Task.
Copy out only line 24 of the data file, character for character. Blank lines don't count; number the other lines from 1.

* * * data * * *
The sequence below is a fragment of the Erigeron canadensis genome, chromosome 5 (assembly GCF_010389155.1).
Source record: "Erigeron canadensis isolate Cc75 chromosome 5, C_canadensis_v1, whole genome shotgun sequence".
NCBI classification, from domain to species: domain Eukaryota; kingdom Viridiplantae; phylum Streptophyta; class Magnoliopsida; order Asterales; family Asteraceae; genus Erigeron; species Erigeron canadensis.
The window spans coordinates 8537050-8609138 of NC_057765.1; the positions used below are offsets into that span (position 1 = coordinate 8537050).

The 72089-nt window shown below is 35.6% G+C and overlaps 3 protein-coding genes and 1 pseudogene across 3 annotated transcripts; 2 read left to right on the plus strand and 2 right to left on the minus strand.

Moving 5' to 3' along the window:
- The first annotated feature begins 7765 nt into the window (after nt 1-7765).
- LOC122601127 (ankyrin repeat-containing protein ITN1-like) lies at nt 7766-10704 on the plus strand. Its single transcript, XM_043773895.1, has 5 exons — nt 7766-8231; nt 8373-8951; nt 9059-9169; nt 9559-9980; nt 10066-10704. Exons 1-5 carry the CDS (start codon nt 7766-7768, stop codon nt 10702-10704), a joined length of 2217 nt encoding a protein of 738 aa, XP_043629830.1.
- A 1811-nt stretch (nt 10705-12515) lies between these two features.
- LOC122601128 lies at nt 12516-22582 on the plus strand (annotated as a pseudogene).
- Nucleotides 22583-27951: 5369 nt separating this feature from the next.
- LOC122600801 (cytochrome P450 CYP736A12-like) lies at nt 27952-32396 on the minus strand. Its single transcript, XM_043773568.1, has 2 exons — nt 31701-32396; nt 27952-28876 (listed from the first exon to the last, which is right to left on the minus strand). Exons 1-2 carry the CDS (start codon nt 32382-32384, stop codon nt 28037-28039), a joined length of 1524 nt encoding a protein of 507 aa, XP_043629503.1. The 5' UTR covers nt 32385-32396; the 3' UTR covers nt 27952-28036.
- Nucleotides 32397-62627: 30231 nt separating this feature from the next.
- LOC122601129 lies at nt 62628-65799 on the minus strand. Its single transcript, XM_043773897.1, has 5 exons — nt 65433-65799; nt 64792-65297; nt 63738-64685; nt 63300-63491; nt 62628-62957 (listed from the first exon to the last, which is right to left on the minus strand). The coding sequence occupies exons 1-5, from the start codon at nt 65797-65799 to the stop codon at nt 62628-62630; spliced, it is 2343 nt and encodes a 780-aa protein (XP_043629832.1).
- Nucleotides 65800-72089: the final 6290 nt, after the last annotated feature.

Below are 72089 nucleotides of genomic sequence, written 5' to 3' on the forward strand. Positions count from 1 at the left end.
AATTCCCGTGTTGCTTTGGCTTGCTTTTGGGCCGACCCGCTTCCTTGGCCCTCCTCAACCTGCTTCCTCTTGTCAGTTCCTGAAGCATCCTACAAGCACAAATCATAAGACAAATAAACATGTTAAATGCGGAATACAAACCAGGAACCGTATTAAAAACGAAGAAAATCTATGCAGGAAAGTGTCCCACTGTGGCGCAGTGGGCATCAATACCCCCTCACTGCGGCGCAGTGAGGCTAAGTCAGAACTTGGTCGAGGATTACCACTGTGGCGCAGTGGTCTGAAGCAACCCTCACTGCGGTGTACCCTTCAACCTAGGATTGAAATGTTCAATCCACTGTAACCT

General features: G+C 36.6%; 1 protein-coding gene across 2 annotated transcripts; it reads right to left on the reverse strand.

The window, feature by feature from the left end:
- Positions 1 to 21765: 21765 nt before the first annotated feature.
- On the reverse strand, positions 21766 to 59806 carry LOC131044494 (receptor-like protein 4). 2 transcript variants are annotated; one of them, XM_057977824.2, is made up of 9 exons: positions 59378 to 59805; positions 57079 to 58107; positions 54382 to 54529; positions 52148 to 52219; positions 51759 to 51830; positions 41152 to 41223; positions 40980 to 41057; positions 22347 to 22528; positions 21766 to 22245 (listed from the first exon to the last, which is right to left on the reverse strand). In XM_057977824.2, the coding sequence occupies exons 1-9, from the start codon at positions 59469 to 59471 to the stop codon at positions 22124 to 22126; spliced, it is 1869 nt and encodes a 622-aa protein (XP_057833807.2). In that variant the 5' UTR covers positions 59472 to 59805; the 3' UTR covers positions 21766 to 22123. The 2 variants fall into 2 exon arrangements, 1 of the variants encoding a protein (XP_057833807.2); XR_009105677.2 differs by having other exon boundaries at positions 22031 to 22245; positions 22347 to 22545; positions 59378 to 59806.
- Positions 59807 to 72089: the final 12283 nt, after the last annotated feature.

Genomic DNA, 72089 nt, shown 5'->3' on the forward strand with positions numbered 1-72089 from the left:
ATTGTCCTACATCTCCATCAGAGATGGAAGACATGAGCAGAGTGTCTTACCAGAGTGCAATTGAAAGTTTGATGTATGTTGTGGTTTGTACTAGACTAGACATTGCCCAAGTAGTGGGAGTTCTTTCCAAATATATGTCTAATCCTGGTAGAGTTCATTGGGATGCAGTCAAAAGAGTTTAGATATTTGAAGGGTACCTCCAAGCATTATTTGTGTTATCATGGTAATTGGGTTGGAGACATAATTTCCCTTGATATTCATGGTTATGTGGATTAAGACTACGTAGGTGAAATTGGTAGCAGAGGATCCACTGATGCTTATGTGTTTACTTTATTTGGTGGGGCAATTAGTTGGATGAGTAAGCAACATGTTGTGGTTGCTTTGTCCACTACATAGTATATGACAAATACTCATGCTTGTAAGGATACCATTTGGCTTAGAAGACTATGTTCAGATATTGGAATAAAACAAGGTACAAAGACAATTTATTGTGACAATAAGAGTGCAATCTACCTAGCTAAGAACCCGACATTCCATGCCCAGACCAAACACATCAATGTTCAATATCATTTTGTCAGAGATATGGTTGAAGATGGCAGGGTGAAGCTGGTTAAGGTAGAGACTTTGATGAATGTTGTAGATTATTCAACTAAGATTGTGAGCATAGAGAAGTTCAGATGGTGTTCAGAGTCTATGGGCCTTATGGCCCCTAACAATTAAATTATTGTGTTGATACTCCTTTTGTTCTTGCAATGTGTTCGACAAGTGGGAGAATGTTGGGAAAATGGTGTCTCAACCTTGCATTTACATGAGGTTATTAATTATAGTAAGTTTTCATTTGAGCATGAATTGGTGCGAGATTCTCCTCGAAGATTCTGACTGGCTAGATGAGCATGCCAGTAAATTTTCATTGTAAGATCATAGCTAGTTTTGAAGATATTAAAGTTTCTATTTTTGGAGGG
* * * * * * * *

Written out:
ATTGTCCTACATCTCCATCAGAGATGGAAGACATGAGCAGAGTGTCTTACCAGAGTGCAATTGAAAGTTTGATGTATGTTGTGGTTTGTACTAGACTAGACATTGCCCAAGTAGTGGGAGTTCTTTCCAAATATATGTCTAATCCTGGTAGAGTTCATTGGGATGCAGTCAAAAGAGTTTAGATATTTGAAGGGTACCTCCAAGCATTATTTGTGTTATCATGGTAATTGGGTTGGAGACATAATTTCCCTTGATATTCATGGTTATGTGGATTAAGACTACGTAGGTGAAATTGGTAGCAGAGGATCCACTGATGCTTATGTGTTTACTTTATTTGGTGGGGCAATTAGTTGGATGAGTAAGCAACATGTTGTGGTTGCTTTGTCCACTACATAGTATATGACAAATACTCATGCTTGTAAGGATACCATTTGGCTTAGAAGACTATGTTCAGATATTGGAATAAAACAAGGTACAAAGACAATTTATTGTGACAATAAGAGTGCAATCTACCTAGCTAAGAACCCGACATTCCATGCCCAGACCAAACACATCAATGTTCAATATCATTTTGTCAGAGATATGGTTGAAGATGGCAGGGTGAAGCTGGTTAAGGTAGAGACTTTGATGAATGTTGTAGATTATTCAACTAAGATTGTGAGCATAGAGAAGTTCAGATGGTGTTCAGAGTCTATGGGCCTTATGGCCCCTAACAATTAAATTATTGTGTTGATACTCCTTTTGTTCTTGCAATGTGTTCGACAAGTGGGAGAATGTTGGGAAAATGGTGTCTCAACCTTGCATTTACATGAGGTTATTAATTATAGTAAGTTTTCATTTGAGCATGAATTGGTGCGAGATTCTCCTCGAAGATTCTGACTGGCTAGATGAGCATGCCAGTAAATTTTCATTGTAAGATCATAGCTAGTTTTGAAGATATTAAAGTTTCTATTTTTGGAGGG